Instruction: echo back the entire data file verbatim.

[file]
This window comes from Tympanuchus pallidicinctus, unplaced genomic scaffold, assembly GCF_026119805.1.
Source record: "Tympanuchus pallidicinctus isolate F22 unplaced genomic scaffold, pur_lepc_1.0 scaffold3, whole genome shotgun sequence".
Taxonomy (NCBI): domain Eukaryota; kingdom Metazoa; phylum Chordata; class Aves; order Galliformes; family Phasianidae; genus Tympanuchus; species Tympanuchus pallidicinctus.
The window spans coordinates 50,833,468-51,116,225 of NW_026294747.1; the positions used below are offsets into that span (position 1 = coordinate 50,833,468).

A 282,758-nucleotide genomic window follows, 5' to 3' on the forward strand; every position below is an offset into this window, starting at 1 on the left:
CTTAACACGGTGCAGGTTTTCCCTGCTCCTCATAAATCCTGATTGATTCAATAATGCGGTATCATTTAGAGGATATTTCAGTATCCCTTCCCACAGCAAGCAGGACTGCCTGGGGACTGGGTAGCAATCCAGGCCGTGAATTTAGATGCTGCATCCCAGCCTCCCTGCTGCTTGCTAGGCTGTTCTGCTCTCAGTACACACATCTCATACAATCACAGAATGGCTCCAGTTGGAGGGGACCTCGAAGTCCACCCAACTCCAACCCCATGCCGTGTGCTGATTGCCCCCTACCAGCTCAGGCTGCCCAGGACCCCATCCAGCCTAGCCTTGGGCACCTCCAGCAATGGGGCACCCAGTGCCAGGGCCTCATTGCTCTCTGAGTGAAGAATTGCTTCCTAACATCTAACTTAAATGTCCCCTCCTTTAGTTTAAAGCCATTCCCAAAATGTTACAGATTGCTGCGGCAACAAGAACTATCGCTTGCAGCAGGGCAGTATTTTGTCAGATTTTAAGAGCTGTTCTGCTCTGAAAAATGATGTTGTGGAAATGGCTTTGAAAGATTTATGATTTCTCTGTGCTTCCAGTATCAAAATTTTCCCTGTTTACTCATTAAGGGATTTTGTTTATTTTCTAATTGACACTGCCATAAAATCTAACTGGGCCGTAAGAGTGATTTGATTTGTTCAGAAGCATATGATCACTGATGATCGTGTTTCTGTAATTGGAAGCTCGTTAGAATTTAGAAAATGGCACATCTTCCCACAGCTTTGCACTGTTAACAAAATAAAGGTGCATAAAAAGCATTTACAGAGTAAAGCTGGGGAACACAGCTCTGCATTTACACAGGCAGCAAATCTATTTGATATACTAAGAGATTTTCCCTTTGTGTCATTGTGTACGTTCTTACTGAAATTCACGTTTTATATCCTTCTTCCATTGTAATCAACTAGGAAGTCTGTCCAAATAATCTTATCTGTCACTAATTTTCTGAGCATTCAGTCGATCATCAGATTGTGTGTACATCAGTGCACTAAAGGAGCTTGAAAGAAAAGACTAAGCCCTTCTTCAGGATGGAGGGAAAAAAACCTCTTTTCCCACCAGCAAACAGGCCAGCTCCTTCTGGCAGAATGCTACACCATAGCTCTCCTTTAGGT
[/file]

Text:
This window comes from Tympanuchus pallidicinctus, unplaced genomic scaffold, assembly GCF_026119805.1.
Source record: "Tympanuchus pallidicinctus isolate F22 unplaced genomic scaffold, pur_lepc_1.0 scaffold3, whole genome shotgun sequence".
Taxonomy (NCBI): domain Eukaryota; kingdom Metazoa; phylum Chordata; class Aves; order Galliformes; family Phasianidae; genus Tympanuchus; species Tympanuchus pallidicinctus.
The window spans coordinates 50,833,468-51,116,225 of NW_026294747.1; the positions used below are offsets into that span (position 1 = coordinate 50,833,468).

A 282,758-nucleotide genomic window follows, 5' to 3' on the forward strand; every position below is an offset into this window, starting at 1 on the left:
CTTAACACGGTGCAGGTTTTCCCTGCTCCTCATAAATCCTGATTGATTCAATAATGCGGTATCATTTAGAGGATATTTCAGTATCCCTTCCCACAGCAAGCAGGACTGCCTGGGGACTGGGTAGCAATCCAGGCCGTGAATTTAGATGCTGCATCCCAGCCTCCCTGCTGCTTGCTAGGCTGTTCTGCTCTCAGTACACACATCTCATACAATCACAGAATGGCTCCAGTTGGAGGGGACCTCGAAGTCCACCCAACTCCAACCCCATGCCGTGTGCTGATTGCCCCCTACCAGCTCAGGCTGCCCAGGACCCCATCCAGCCTAGCCTTGGGCACCTCCAGCAATGGGGCACCCAGTGCCAGGGCCTCATTGCTCTCTGAGTGAAGAATTGCTTCCTAACATCTAACTTAAATGTCCCCTCCTTTAGTTTAAAGCCATTCCCAAAATGTTACAGATTGCTGCGGCAACAAGAACTATCGCTTGCAGCAGGGCAGTATTTTGTCAGATTTTAAGAGCTGTTCTGCTCTGAAAAATGATGTTGTGGAAATGGCTTTGAAAGATTTATGATTTCTCTGTGCTTCCAGTATCAAAATTTTCCCTGTTTACTCATTAAGGGATTTTGTTTATTTTCTAATTGACACTGCCATAAAATCTAACTGGGCCGTAAGAGTGATTTGATTTGTTCAGAAGCATATGATCACTGATGATCGTGTTTCTGTAATTGGAAGCTCGTTAGAATTTAGAAAATGGCACATCTTCCCACAGCTTTGCACTGTTAACAAAATAAAGGTGCATAAAAAGCATTTACAGAGTAAAGCTGGGGAACACAGCTCTGCATTTACACAGGCAGCAAATCTATTTGATATACTAAGAGATTTTCCCTTTGTGTCATTGTGTACGTTCTTACTGAAATTCACGTTTTATATCCTTCTTCCATTGTAATCAACTAGGAAGTCTGTCCAAATAATCTTATCTGTCACTAATTTTCTGAGCATTCAGTCGATCATCAGATTGTGTGTACATCAGTGCACTAAAGGAGCTTGAAAGAAAAGACTAAGCCCTTCTTCAGGATGGAGGGAAAAAAACCTCTTTTCCCACCAGCAAACAGGCCAGCTCCTTCTGGCAGAATGCTACACCATAGCTCTCCTTTAGGT